ext is jointing the plywood pieces: 8 joints for the hull, and just 1 for the deck, to form the bilges that would build up into the boat shape. For the 2 pairs of hull’s bilges, I flip one pair by 180 degree when drawing on the boards, so that to distribute the joints at different places across the boat length, and not to concentrate too much joints into one proximity. That old boatbuilding carpenter’s trick is not completely necessary with modern building techniques, but it’s nice to do so anyway.
The tried – and – true technique of straight finger joint is used as always. The straight joints are easy to cut, and most importantly much easier to be aligned following a straight line for all the jointing parts, so that to make sure all the bilges would be jointed into the correct shapes. All the joints are treated carefully, first is applying a layer of thinned epoxy (using xylene as a solvent, for the substance to penetrate deeply into the plywood), then gluing with epoxy, then a layer of glass on the internal side.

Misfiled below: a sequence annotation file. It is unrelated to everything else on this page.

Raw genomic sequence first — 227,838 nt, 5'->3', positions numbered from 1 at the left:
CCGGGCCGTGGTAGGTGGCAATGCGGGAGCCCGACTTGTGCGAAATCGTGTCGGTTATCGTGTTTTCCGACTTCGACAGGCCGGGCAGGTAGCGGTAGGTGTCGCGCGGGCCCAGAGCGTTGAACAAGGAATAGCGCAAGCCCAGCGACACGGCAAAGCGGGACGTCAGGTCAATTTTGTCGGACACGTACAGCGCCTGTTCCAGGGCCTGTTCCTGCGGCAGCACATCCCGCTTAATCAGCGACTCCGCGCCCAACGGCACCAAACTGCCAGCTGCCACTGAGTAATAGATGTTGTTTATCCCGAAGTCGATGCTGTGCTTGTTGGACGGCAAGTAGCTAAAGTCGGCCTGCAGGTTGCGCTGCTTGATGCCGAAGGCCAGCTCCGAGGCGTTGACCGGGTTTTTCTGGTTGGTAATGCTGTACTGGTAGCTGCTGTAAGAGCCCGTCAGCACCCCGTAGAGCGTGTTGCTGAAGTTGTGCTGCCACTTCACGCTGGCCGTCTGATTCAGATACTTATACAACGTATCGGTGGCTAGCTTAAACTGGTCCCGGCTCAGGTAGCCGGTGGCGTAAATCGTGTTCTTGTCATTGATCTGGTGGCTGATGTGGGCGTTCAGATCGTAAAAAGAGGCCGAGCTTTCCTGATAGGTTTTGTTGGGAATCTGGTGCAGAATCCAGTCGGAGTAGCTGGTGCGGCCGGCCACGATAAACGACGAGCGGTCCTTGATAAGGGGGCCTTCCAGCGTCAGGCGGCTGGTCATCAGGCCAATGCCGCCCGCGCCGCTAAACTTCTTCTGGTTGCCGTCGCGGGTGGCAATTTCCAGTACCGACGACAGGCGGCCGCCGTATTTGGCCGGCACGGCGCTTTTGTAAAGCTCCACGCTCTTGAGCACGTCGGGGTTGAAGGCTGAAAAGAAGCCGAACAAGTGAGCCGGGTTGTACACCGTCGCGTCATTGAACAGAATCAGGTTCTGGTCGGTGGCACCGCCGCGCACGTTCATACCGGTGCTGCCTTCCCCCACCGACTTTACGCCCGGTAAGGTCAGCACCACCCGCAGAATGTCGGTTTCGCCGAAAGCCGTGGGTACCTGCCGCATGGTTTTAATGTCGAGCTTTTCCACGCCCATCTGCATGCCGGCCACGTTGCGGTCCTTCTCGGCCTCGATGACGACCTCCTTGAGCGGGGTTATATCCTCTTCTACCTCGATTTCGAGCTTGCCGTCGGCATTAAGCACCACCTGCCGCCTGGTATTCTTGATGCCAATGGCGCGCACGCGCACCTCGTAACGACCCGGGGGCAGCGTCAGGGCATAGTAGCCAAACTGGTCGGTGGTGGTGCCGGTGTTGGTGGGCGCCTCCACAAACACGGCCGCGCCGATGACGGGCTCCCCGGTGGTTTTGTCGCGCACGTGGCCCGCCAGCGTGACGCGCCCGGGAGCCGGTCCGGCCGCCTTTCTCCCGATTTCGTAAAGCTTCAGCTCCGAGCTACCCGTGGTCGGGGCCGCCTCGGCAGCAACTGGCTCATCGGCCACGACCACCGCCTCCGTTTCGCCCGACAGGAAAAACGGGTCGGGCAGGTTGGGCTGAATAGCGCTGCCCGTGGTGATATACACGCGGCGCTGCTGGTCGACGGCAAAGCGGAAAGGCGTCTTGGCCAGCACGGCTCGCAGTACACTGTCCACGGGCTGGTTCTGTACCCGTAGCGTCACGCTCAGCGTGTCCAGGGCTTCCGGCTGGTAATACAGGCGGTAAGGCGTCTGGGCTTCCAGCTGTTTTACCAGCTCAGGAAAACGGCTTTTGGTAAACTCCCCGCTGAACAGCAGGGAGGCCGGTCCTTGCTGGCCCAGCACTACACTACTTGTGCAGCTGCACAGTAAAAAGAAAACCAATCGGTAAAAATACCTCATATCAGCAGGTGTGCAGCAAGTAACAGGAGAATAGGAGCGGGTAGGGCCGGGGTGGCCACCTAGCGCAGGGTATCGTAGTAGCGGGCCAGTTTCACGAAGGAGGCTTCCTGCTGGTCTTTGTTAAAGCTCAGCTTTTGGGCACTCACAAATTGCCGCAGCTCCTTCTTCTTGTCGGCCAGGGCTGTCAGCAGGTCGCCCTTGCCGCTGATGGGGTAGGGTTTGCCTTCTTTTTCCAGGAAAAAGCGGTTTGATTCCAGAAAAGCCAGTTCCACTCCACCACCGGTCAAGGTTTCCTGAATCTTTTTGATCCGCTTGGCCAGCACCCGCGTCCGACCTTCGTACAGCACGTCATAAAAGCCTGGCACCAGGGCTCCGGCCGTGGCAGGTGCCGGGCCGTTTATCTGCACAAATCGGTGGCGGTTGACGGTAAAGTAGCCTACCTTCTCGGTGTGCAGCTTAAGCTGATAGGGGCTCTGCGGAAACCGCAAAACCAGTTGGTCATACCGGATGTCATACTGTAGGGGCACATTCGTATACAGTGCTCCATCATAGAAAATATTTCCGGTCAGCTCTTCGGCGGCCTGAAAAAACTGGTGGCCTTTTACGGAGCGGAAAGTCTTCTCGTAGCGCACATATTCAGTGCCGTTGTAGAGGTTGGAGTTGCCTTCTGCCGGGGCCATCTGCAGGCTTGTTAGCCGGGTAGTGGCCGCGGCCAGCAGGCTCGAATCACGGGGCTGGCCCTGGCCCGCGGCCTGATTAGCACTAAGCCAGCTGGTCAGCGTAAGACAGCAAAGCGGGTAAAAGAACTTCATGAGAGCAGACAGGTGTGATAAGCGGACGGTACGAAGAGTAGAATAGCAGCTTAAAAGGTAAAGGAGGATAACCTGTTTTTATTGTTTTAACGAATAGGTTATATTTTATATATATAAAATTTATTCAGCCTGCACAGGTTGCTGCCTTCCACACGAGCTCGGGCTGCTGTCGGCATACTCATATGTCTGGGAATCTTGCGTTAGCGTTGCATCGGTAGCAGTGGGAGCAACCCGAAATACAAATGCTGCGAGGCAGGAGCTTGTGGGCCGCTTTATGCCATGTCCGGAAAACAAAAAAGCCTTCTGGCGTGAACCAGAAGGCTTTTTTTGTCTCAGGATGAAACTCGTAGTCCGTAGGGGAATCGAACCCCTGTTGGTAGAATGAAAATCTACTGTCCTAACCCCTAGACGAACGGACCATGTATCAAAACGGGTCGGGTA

I beveled the edges of the deck parts a bit (at 45 degrees), so that they would fit tightly and nicely together forming straight seam lines. But that’s not applied to the hull, where the cursive seam lines don’t like very thin edges. Experiences from my previous boats showed that, it’s best just to use the squared edges, the thin edges doesn’t stay on each other very well, and would deform, distort the seam lines! You would later just apply thickened epoxy on both sides (in and out) of the seams!